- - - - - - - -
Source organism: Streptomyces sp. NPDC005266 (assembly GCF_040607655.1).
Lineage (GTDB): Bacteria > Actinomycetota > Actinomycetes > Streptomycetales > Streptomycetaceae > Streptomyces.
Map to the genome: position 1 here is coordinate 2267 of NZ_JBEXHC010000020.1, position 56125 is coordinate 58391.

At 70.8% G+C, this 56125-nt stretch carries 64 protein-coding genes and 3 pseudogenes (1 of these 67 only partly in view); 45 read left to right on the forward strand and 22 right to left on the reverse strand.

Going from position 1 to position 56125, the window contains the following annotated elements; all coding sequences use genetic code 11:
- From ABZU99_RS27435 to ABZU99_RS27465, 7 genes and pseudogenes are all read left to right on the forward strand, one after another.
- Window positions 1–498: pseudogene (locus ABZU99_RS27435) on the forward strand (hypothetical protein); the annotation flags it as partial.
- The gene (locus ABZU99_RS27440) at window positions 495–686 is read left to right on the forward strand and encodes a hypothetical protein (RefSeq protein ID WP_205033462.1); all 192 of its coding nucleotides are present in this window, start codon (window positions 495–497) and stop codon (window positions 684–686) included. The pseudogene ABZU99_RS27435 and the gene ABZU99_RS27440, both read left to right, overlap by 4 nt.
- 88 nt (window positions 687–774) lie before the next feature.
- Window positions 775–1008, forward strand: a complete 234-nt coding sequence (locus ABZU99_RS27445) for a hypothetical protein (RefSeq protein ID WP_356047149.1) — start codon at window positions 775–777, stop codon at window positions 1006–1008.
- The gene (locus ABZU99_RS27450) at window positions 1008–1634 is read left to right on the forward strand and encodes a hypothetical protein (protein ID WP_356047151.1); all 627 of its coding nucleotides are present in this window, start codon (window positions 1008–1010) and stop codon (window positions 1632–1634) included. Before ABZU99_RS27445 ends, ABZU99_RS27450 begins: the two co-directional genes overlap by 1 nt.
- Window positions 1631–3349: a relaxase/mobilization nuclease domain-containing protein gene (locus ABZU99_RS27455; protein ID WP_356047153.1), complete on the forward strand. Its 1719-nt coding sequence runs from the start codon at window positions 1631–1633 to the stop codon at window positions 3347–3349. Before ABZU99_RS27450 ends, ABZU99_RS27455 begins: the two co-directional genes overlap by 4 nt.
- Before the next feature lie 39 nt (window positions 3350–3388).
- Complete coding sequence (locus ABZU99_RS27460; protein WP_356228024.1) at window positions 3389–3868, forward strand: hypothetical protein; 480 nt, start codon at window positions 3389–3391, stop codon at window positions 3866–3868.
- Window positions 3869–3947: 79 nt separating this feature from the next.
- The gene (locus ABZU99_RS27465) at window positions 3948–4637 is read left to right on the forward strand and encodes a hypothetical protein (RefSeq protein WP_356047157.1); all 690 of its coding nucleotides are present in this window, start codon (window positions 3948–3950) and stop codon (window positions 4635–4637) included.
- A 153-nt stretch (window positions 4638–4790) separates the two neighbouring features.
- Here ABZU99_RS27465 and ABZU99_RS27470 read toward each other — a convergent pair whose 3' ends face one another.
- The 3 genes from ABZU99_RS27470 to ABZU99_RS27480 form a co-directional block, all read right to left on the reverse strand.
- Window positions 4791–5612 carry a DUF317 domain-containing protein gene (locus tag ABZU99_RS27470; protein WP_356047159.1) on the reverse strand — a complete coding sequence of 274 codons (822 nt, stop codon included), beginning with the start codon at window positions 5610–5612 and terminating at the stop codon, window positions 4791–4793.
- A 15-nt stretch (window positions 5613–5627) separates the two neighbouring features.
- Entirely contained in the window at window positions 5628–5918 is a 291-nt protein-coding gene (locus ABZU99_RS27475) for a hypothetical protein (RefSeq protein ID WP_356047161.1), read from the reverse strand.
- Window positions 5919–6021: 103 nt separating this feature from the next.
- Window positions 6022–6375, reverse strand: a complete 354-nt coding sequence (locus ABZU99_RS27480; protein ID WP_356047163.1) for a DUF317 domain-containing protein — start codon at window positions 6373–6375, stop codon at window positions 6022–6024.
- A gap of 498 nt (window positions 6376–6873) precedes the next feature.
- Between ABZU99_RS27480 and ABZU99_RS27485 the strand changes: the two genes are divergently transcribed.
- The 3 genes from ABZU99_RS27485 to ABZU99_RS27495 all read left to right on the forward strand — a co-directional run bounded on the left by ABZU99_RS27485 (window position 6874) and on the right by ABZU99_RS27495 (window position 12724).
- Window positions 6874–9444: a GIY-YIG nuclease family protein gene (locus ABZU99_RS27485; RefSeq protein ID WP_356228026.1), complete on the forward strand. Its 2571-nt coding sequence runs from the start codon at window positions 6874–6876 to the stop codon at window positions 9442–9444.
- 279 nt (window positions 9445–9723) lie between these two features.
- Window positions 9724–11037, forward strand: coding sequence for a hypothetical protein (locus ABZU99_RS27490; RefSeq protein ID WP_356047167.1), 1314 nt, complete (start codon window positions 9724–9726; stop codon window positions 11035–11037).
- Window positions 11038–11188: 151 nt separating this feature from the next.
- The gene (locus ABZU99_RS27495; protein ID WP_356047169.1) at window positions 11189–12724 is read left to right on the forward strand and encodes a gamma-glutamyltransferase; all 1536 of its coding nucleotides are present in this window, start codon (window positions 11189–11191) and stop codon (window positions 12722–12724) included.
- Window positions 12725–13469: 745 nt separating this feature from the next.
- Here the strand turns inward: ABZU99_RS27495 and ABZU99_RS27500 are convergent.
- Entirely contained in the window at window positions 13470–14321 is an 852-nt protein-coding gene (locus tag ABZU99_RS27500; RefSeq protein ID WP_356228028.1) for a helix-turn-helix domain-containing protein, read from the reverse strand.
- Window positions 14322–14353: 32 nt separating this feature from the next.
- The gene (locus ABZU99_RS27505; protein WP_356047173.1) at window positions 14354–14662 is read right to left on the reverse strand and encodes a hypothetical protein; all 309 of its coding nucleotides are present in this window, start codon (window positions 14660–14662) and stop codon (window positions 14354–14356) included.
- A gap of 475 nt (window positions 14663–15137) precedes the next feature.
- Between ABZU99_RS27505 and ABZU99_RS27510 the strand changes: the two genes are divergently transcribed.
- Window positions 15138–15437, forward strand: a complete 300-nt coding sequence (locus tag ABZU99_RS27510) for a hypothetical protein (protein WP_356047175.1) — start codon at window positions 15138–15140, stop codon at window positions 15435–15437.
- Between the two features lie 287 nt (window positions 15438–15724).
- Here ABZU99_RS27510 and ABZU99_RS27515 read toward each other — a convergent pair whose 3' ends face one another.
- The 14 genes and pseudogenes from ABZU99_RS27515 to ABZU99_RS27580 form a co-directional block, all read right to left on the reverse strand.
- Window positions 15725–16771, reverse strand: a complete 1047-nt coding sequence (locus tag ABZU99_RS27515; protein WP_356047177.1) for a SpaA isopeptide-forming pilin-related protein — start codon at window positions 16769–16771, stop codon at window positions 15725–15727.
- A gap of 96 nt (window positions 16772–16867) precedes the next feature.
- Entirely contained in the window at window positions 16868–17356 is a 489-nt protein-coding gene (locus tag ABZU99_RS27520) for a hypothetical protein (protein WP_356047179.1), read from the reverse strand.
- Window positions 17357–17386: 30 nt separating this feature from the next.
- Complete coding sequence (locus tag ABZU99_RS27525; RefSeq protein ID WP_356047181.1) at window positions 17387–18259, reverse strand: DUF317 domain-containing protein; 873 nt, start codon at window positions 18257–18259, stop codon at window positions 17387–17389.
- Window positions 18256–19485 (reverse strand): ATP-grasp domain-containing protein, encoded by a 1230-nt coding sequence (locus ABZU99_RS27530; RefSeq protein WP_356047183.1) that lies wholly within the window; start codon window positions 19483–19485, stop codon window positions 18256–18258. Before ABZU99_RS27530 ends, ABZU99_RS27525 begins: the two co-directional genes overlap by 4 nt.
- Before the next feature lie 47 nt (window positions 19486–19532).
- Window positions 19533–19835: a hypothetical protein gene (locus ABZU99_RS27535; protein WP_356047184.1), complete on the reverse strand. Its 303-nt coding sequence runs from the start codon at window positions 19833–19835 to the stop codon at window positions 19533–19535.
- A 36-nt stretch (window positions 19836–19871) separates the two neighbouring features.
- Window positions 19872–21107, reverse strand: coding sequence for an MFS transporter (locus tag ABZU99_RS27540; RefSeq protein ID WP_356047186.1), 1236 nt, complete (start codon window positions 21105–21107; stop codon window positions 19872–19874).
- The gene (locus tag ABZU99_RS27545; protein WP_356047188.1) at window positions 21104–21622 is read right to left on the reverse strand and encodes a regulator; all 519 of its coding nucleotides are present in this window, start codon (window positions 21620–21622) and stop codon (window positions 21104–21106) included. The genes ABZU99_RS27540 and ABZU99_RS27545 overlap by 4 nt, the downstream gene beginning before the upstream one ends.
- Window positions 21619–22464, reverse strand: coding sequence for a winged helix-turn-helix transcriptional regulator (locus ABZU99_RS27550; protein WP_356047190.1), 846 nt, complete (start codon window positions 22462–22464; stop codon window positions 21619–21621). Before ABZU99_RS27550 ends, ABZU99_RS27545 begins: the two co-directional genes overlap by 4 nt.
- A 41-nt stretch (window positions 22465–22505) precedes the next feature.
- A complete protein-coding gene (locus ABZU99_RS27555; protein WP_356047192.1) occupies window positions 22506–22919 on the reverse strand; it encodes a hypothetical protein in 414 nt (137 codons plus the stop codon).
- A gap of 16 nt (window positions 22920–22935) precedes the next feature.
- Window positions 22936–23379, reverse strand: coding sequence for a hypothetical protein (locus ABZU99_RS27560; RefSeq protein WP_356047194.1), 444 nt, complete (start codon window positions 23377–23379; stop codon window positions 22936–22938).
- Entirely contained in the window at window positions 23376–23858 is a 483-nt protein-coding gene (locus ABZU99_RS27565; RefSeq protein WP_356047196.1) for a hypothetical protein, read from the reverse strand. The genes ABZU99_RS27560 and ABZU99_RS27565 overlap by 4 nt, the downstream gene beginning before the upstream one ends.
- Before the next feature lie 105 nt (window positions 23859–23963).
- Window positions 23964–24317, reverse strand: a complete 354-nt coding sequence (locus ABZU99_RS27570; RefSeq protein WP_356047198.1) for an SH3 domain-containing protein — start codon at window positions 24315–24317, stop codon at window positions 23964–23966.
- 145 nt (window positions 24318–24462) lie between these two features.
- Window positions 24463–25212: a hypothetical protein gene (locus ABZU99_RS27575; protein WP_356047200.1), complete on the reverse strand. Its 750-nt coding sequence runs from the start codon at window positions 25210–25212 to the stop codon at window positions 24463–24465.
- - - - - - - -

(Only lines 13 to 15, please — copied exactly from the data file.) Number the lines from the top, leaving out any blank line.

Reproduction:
- Before the next feature lie 39 nt (window positions 3350–3388).
- Complete coding sequence (locus ABZU99_RS27460; protein WP_356228024.1) at window positions 3389–3868, forward strand: hypothetical protein; 480 nt, start codon at window positions 3389–3391, stop codon at window positions 3866–3868.
- Window positions 3869–3947: 79 nt separating this feature from the next.